As theaters have slowly re-opened in 2021, The Green Knight has stood out as one of the anticipated movies of the summer. Based on the anonymous 14th Century poem, Sir Gawain and the Green Knight, the movie promises a unique blend of styles. In addition, The Green Knight boasts an impressive collection of talent behind and in front of the camera. With its blend of medieval setting, horror, and fantasy, The Green Knight most readily conjures up memories of John Boorman’s Excalibur. And like most A24 movies, David Lowery’s feature has divided critics and audiences.
On Christmas morning, a tall emerald-skinned stranger, The Green Knight, enters King Arthur’s court with a challenge. If any knight can strike a blow against him, they win possession of his prized green axe. But the winner must journey to the Green Chapel exactly one year to the day to receive an equal blow. Eager to prove his worth, Sir Gawain – King Arthur’s nephew – beheads the Green Knight. However, the strange knight merely rises, collects his head, and reminds Gawain of his bargain. One year later, Sir Gawain rides to the Green Chapel facing numerous obstacles in his quest to fulfil his promise.
The Green Knight Offers a Winding, Scenic Journey Into Fantasy and Horror
From its opening scene where a crown floats over Sir Gawain before both it and the knight burst into flames, writer and director David Lowery sets the tone that will define The Green Knight. As its promotional materials suggested, Lowery effortlessly blends horror and fantasy elements amidst its medieval romance source material. However, Lowery’s pacing is deliberately methodical and winding. It’s not so much slow-burn as it is more dreamlike in its structure. That is, segues from one scene to another often offer little context. Other scenes stretch curiously stretch themselves. In addition, Lowery occasionally includes subtle symbolism as well as an extended glance into a hypothetical future. As a result of these storytelling approaches, The Green Knight becomes a surreal viewing experience.
… (Cinematographer) Palermo beautifully films each and every scene with an incredible amount of detail.
Both Lowery’s visuals and Andrew Droz Palermo’s stunning cinematography add to The Green Knight’s dreamlike atmosphere. Simply put, Palermo beautifully films each and every scene with an incredible amount of detail. Expansive and richly textured, you’ll often think you are looking into a moving painting. As Sir Gawain faces his obstacles along the journey, Lowery weaves in giants, ghosts, and scorched battlefields with a vividness that makes the movie feel like a myth come to life. If the movie’s storytelling is slow and ambiguous, Lowery ensures there’s always something to look at on screen.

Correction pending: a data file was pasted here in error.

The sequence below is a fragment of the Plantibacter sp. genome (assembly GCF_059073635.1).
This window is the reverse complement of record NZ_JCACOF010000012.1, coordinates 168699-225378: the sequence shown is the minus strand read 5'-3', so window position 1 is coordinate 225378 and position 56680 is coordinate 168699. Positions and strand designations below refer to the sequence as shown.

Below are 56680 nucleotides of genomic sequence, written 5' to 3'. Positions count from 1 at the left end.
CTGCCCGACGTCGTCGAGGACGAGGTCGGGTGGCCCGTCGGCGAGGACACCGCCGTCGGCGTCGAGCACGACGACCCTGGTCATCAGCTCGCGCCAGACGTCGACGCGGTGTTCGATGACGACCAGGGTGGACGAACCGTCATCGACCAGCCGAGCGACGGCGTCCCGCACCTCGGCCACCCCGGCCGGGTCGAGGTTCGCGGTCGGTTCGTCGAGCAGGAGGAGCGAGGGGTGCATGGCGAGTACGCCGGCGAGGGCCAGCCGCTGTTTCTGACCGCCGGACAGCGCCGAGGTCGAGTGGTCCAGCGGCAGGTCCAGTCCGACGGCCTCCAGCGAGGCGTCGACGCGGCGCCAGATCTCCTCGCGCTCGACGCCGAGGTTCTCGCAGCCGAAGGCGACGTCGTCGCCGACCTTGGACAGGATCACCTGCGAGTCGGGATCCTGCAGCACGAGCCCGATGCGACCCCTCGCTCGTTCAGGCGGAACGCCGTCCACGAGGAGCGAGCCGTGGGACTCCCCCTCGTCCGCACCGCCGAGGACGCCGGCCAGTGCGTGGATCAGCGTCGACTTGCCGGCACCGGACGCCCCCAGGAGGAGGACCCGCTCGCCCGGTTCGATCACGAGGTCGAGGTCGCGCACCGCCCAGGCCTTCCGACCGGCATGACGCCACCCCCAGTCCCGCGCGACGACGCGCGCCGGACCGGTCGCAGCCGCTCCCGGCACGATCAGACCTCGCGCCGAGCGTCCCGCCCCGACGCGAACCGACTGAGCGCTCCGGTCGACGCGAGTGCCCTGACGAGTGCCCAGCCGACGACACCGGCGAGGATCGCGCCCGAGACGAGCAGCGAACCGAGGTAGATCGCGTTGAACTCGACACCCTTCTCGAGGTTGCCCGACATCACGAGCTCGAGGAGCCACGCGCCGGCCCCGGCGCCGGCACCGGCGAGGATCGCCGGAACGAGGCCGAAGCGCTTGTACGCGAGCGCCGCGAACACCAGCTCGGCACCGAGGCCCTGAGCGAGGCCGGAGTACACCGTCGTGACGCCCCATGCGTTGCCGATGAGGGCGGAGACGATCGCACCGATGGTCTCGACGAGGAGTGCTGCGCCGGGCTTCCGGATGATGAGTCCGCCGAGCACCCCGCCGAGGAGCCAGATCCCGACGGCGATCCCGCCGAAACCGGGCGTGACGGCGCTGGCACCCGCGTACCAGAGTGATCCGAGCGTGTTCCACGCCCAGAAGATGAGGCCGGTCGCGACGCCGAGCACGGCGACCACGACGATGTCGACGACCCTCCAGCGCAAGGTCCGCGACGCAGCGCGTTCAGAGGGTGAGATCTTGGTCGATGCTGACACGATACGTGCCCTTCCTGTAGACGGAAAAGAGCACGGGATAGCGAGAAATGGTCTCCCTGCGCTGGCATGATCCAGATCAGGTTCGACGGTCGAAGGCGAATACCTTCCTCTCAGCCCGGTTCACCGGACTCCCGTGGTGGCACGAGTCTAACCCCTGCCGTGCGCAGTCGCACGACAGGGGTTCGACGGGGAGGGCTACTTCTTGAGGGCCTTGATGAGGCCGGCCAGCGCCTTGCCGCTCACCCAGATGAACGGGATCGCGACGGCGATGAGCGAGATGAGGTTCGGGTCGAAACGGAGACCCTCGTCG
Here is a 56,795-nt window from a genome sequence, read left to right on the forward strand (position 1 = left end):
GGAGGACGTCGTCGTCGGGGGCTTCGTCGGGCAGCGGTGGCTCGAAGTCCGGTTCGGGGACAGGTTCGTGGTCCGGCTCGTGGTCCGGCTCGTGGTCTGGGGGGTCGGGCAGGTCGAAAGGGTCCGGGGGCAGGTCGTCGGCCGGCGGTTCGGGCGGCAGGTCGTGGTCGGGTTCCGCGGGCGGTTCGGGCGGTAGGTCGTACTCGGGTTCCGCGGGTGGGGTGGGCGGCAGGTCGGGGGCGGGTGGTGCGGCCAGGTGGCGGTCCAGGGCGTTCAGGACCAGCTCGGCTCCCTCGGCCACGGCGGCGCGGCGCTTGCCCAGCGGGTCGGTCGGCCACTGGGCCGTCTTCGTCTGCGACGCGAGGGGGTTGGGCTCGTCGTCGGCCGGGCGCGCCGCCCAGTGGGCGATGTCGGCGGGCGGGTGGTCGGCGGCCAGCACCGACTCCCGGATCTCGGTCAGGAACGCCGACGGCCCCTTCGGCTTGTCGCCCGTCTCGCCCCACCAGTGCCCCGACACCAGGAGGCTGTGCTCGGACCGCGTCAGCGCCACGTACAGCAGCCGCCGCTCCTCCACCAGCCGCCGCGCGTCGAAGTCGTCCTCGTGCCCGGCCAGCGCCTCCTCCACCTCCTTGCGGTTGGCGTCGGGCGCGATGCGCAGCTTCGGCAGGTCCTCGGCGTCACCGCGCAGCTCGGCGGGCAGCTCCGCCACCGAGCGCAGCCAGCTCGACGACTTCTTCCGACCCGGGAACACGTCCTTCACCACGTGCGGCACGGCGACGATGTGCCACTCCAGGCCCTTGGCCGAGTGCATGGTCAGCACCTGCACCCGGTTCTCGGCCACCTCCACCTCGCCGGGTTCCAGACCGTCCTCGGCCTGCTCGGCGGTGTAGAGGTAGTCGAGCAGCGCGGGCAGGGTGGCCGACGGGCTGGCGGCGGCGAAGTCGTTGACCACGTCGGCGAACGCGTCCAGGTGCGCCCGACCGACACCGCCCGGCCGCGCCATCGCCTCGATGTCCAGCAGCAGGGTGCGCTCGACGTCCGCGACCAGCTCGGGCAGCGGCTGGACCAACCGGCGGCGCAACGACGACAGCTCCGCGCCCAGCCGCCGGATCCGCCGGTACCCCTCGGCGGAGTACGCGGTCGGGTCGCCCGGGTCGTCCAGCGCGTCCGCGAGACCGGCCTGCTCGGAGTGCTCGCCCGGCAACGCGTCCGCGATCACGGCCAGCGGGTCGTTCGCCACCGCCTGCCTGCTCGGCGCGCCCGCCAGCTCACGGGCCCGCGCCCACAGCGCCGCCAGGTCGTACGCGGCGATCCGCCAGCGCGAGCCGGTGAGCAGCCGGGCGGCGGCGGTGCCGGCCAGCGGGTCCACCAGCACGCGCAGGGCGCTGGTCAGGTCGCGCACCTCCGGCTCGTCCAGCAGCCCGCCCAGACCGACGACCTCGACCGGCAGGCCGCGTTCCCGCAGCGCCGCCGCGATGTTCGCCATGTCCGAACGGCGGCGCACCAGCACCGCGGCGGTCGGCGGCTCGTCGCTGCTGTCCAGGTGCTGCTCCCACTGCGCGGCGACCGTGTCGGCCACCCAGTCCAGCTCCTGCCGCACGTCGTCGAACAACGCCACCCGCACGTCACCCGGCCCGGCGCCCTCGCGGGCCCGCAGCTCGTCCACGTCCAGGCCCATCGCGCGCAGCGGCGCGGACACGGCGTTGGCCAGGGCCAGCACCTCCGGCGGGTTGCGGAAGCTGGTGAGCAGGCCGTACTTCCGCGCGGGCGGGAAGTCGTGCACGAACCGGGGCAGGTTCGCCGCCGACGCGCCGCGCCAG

Writer and Director David Lowery Finds
What message Lowery intends to deliver is very much open to interpretation. As mentioned above, The Green Knight uses symbolism and foreshadowing to weave an ambiguous narrative. However, one thing that is certain is that Lowery isn’t interested in traditional myth-making. Instead, Lowery unravels what we know about Arthurian legend and its heroes with a seriously flawed Sir Gawain. Initially eager to prove his worth, Sir Gawain reluctantly trudges forward to hold up his end of the bargain for the sake of honor. As the story turns to each obstacle, Lowery reminds us of Gawain’s fallibility, including an extended glance at a ‘what if’ future.
Instead, Lowery unravels what we know about Arthurian legend and its heroes with a seriously flawed Sir Gawain.
Amongst a talented cast, Dev Patel impressively shoulders the challenge of tackling Sir Gawain with a layered performance. Throughout The Green Knight, Patel is alternately ambitious, pathetic, and sometimes resolute. Patel completely dives into the character, erasing any memories you might have of past roles. With a supporting cast that includes Alicia Vikander, Joel Edgerton, Sarita Choudhury, and Barry Keoghan, it’s easy for audiences to immerse themselves in the story. Each actor imbues these very familiar character with wholly unique takes.
The Green Knight a Challenging, Gorgeous, and Haunting Experience
Visually stunning, narratively challenging – The Green Knight is a haunting viewing experience. Less accessible than Ari Aster’s (Hereditary, Midsommar) A24 work, The Green Knight won’t appeal to wide audiences. While its trailers promised a mix of horror and fantasy (which the movies delivers on), Lowery’s two-hour-plus journey is more of a meditative deconstruction of myths, masculinity, and honor. The movie’s deliberate pacing alongside its dreamlike approach to storytelling is more arthouse niche than mainstream product.